National Arts Centre – Canada is our stage

by Peggy Geddes

The orchestra of The National Arts Centre (NAC) in Ottawa, Canada is conducted by Pinchas Zukerman, considered one of the finest violinists in the world.


Conductor Pinchas Zukerman is one of the finest violinists in the world, photo Kenn Taylor

“The orchestra is very active heading their concert series and performing whenever the NAC hosts Broadway musicals or visiting dance companies,” said Rosemary Thompson, of NAC Public Affairs. “The music department also operates an elite education academy open each summer to 100 selected young musicians from around the world and mentored by the NAC musicians. We spot great talent and invite them to the summer boot camp. We’ve become a hub for young musicians.”


Summer Music Institute participants in performance

More recently the NAC has sent its orchestra abroad to China and next year it will go to the United Kingdom. Thompson said, “When we go we don’t just play Beethoven. We play John Estacio, Malcolm Forsyth, Alexina Louieall Canadian so International audiences are hearing really great Canadian music. When we go we don’t just perform – we teach – all through the music schools and conservatories and universities.”


Pinchas Zukerman conducting the National Arts Centre Orchestra, photo  Dwayne Brown

Every year The National Arts Centre hosts 1,200 shows with 60 musicians and a budget of $70 million. It is the largest Performing Arts Centre and Education Institute in Canada. zeebigbang  interviewed Thompson, to learn more about this vibrant Canadian treasure.

The NAC has dedicated funds to invest in artistic creation across Canada and is open to partner with artists. Here’s how it works according to Thompson. “For instance a small theatre company may have an idea for a new play or even a play that has started that has had some success. NAC might invest in that play so that it has a longer life. Using another example she explained, “If you are a composer you might be selected as one of the NAC commissioned composers. Right now we have three of them. They are writing music not just for our orchestra but what gets written gets shared with everybody [orchestra]. We do the same thing in theatre – both English and French theatre – and the same thing in dance for say a choreographer to set up on tour at the Toronto Harbourfront Centre, or Montreal or whatever you are working on. We are seen as kind of a catalyst to help propel Canadian artists. “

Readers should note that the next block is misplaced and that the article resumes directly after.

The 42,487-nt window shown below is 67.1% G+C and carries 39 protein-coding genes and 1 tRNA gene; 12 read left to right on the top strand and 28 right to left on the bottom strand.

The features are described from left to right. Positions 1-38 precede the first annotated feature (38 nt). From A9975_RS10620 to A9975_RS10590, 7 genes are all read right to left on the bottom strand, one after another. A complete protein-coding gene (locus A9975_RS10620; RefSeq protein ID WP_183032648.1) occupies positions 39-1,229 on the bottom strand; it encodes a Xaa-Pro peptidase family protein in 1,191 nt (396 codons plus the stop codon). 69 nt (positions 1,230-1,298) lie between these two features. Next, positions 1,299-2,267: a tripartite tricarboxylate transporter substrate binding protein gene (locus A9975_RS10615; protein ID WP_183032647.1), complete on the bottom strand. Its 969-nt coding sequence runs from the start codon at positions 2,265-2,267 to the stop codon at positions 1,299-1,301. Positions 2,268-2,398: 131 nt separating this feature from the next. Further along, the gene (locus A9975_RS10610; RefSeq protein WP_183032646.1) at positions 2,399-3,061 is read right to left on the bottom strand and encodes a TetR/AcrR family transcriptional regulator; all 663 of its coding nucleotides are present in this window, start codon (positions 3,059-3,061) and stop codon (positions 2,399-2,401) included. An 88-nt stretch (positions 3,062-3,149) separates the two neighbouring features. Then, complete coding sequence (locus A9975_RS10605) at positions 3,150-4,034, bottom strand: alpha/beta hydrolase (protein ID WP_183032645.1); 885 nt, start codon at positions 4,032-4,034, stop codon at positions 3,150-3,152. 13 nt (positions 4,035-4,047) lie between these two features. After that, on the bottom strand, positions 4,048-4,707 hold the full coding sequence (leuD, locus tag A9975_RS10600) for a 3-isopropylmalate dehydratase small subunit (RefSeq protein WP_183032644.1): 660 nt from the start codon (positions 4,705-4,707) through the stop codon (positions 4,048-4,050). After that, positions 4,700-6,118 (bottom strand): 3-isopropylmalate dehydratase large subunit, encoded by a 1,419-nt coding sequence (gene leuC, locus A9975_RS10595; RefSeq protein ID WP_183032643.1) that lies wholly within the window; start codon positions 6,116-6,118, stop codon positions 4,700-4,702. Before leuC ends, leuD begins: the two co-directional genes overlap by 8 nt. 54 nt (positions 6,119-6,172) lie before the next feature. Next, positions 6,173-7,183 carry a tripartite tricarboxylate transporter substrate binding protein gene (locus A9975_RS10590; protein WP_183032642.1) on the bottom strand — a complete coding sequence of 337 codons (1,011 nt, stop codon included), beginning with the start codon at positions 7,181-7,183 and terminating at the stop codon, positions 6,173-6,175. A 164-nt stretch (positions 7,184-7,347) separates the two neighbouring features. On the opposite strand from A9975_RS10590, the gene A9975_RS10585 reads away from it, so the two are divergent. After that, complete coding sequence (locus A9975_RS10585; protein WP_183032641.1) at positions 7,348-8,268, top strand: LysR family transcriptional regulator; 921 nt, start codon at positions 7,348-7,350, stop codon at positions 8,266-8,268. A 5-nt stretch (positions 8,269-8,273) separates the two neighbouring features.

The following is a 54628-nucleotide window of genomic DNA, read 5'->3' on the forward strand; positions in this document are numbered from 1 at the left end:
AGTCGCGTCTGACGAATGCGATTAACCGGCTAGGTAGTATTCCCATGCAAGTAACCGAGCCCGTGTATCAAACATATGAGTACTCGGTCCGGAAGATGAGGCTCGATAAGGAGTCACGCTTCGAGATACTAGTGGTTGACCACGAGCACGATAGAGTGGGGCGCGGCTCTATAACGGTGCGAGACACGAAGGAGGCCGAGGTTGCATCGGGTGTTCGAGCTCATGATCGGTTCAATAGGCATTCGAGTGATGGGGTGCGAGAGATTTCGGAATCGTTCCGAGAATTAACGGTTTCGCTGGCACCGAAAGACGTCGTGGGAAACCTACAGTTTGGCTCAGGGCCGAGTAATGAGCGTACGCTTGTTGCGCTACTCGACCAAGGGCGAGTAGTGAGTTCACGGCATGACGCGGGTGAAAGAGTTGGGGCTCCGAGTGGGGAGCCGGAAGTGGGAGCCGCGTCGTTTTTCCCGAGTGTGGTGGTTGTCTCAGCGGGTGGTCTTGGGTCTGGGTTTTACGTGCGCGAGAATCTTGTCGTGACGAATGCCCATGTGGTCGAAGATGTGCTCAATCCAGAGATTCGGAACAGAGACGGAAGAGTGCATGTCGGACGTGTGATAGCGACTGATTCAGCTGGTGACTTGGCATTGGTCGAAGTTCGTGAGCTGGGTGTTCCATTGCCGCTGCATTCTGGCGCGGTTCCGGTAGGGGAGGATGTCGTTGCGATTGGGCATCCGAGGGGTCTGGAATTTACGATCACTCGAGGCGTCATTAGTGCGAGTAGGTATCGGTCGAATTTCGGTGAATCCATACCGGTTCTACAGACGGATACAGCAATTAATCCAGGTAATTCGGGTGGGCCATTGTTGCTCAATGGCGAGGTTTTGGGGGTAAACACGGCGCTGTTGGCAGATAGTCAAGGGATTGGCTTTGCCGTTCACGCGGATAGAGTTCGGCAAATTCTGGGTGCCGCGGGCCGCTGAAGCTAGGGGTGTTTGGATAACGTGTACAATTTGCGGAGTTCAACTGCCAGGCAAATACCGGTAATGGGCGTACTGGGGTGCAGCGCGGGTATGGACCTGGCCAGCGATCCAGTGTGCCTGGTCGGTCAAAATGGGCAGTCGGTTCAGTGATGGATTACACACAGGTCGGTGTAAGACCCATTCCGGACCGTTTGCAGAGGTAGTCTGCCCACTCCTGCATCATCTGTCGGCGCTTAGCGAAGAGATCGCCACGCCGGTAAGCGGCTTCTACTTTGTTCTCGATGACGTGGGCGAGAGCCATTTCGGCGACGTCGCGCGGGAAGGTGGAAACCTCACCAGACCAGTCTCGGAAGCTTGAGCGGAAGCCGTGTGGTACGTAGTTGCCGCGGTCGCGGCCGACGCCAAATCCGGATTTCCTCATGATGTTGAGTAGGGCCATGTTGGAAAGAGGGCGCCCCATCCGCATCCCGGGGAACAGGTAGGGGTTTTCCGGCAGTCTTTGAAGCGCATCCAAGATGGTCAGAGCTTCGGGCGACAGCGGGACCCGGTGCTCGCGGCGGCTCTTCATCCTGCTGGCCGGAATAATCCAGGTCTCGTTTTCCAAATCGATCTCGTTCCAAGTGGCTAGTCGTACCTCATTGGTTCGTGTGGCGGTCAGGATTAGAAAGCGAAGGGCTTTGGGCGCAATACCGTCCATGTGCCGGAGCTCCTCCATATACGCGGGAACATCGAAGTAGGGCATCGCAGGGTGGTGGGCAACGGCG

Scene from “Les Justes,” presented by NAC French Theatre, photo by Brigitte Enguérand

Every two years NAC shines a spotlight on artists across the country through Scene Festivals. A different region is selected each time. “The last one was the North and we had in excess of 300 artists that came from the three territories.” Thompson explains that the festivals embrace all art forms and emerging and established artists.


Aboriginal singer-songwriter and Northern Scene performer Leela Gilday

“It is music, dance, theatre, food, fashion, film and more. It becomes this fabulous two-week festival where we bring in a lot of national media which helps propel their careers from a public standpoint because they get a lot of press coverage,” said Thompson. For artists this is also an opportunity attract the attention of talent agents, known as Presenters at the festival.   “We fund 50 Presenters from around the world and they go to the festival and they watch artists XY and Z and they may book them.”